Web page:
Preventing Suicide

preventing suicide

Preventing suicide involves working at the individual, systems and community levels. Individuals at risk need access to effective crisis services and ongoing care.

If someone you know is suicidal, never keep it a secret. Tell a trusted adult, like a parent or teacher, school counselor or psychologist. If they are at immediate risk, call your country’s emergency number or a mental health crisis line.

Know the Warning Signs

Although some people kill themselves without obvious warning signs, there are often clues that someone is at risk. The most obvious are significant changes in behavior, such as dramatic mood swings or a sudden withdrawal from friends and family. Other red flags include giving away cherished belongings, expressing anger and the desire to enact revenge or searching for ways to die online.

It’s important to be observant and notice these changes in a friend or family member, especially if they occur after a trauma or loss. It’s also important to be aware of recurring warning signs, such as sleep disturbances, withdrawing from hobbies and activities and writing or drawing about death and suicide themes.

If you see these behaviors, don’t panic or be afraid to ask a loved one how they feel. It’s important to ask them with empathy and care, and to take their response seriously. They may be in a state of high stress or emotional distress and need your support.

Know How to Help

If you notice any of the warning signs in someone you know, be there for them. This could mean being physically present, speaking to them on the phone, or any other way you can show your support. It is important to listen closely and to ask questions that help you understand what they’re feeling.

Remind them of the protective factors against suicide, like strong family and peer supports, social connections, cultural or religious beliefs that discourage suicide, effective coping and problem-solving skills, and access to effective treatment. Also, ask if they have any lethal means at hand and work to remove them from their environment.

Above all, watch your own emotions and remain calm. It is difficult to respond well to a suicidal person if you are in shock or if you’re feeling angry or surprised. It’s best to find a trusted adult—like a parent, teacher, school counselor, coach, or youth leader at church—to talk to about your concerns.

Be Proactive

A proactive mindset can reduce a person’s risk for suicide by helping them recognize and respond to warning signs and preventive measures. This includes lowering barriers to getting help, such as stigma and beliefs that help won’t work. It also involves promoting self-help tools and ensuring that people have access to services that are available and appropriate.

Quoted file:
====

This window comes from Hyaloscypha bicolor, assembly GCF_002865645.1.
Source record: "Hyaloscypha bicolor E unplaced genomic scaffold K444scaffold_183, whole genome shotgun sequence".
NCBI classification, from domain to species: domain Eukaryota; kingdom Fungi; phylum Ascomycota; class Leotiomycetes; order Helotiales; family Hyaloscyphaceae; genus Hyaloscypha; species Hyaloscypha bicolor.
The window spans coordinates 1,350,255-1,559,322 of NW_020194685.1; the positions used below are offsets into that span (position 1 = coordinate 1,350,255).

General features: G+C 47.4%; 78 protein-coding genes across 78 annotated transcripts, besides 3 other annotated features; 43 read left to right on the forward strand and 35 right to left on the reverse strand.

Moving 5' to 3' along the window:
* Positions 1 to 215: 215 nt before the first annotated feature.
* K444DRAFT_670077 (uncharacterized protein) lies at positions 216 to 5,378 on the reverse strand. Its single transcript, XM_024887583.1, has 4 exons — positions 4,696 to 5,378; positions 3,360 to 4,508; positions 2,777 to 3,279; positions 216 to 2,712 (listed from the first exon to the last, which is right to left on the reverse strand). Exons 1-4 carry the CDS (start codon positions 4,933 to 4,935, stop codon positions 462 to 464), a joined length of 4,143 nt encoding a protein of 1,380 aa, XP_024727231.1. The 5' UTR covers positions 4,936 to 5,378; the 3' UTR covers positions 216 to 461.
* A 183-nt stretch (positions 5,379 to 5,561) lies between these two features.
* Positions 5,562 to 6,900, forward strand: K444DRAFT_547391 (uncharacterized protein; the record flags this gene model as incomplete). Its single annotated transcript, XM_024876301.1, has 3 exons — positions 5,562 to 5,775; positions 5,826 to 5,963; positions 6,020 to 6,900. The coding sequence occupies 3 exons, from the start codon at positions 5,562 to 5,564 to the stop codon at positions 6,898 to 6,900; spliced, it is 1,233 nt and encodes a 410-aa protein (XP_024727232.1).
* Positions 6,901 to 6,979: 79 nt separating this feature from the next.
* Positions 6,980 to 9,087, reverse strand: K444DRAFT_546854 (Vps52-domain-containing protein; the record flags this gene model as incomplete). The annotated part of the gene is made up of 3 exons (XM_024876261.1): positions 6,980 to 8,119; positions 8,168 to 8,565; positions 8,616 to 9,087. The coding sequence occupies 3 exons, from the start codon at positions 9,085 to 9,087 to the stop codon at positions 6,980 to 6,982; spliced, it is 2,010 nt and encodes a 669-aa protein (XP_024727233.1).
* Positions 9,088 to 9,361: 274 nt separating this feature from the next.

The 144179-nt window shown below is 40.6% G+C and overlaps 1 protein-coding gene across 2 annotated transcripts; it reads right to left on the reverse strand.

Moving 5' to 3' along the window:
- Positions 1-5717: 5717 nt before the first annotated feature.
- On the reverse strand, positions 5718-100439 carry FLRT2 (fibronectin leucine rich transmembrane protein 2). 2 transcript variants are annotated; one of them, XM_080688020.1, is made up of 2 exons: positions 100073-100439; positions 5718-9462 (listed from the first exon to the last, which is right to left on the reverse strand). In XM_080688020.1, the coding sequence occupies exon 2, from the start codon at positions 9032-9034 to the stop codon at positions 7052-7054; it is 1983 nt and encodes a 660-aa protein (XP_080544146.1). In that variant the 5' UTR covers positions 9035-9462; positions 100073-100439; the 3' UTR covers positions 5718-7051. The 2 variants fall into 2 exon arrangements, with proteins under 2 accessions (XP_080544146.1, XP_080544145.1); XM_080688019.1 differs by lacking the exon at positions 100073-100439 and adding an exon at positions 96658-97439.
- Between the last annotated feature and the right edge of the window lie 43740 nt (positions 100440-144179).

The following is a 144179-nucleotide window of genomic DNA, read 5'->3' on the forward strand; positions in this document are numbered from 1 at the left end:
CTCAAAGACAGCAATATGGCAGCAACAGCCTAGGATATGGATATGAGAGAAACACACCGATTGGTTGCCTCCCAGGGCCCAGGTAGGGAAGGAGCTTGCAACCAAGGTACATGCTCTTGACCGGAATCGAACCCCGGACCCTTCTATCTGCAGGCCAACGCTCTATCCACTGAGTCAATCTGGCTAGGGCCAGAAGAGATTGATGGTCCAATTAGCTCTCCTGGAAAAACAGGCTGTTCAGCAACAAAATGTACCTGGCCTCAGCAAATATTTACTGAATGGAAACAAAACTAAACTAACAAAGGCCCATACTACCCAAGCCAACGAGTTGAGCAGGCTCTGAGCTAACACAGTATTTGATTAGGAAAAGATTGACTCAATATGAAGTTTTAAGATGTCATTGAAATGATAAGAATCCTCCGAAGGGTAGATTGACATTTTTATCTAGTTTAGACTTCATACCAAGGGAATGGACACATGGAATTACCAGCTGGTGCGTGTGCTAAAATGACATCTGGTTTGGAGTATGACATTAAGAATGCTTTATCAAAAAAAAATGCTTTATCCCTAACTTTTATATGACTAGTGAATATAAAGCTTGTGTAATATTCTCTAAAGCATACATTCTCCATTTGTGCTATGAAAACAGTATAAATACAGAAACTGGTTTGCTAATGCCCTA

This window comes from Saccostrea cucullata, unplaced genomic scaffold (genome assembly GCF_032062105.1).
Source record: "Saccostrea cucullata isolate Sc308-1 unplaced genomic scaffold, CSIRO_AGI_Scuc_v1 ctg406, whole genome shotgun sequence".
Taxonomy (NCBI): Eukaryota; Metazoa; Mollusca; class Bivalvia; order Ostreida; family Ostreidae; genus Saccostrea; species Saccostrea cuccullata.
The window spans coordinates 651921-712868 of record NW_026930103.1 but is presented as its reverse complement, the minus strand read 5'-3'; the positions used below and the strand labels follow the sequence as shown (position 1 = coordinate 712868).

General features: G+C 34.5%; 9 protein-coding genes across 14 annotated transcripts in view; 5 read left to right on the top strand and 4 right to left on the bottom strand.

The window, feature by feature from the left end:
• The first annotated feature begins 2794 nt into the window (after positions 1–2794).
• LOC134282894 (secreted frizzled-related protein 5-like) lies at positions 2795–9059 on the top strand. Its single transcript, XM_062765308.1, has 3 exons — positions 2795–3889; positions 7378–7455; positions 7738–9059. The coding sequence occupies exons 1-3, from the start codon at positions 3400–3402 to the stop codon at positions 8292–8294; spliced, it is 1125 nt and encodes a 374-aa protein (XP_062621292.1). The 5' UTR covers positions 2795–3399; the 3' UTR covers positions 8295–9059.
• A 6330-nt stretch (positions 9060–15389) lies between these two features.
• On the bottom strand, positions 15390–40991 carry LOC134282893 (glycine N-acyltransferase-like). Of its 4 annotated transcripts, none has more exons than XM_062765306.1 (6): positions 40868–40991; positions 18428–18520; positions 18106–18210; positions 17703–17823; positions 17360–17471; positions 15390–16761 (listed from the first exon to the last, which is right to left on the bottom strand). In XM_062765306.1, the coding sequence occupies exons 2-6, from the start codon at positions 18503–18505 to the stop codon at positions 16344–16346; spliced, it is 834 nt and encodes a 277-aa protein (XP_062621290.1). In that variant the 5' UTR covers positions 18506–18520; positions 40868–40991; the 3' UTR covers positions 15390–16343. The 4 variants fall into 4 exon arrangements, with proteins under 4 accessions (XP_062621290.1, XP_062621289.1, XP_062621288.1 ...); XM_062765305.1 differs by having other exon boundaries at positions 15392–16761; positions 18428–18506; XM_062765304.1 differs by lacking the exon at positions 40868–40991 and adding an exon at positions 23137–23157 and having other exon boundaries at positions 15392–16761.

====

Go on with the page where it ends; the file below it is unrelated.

For example, you can encourage your friend or loved one to call a crisis line and get professional help when they are struggling. You can also make sure they have a safety plan in place and remove or lock-up potential means of self-harm like pills, razors, and firearms as soon as possible. And you can provide emotional and practical support, including checking-in regularly and helping them follow through on mental health treatment. This is an active approach to suicide prevention that works. Unlike reactive methods, it improves outcomes over time. And it can be done in addition to psychoeducation and a safety planning intervention, which should be included in routine treatment.

Seek Help

Many people who think about suicide don’t actually kill themselves. Rather, they are blinded by their own self-loathing and hopelessness, and they can’t see any other way out of their suffering. Often, friends and family members are the first to notice warning signs.

Encourage the person to talk about their feelings with a trained mental health professional, and consider whether it might be helpful to make a safety plan together. This should include a list of emergency phone numbers, a trusted therapist or counselor, and other people who could help in an emergency. It should also identify any triggers that may cause a crisis and help the person develop strategies to deal with them. It is also important to remove access to lethal means, such as firearms or medications.

Many schools have established crisis teams that train teachers, counselors and other staff to recognize warning signs and know how to respond in a crisis. Learn about this approach and how to find the help your school needs.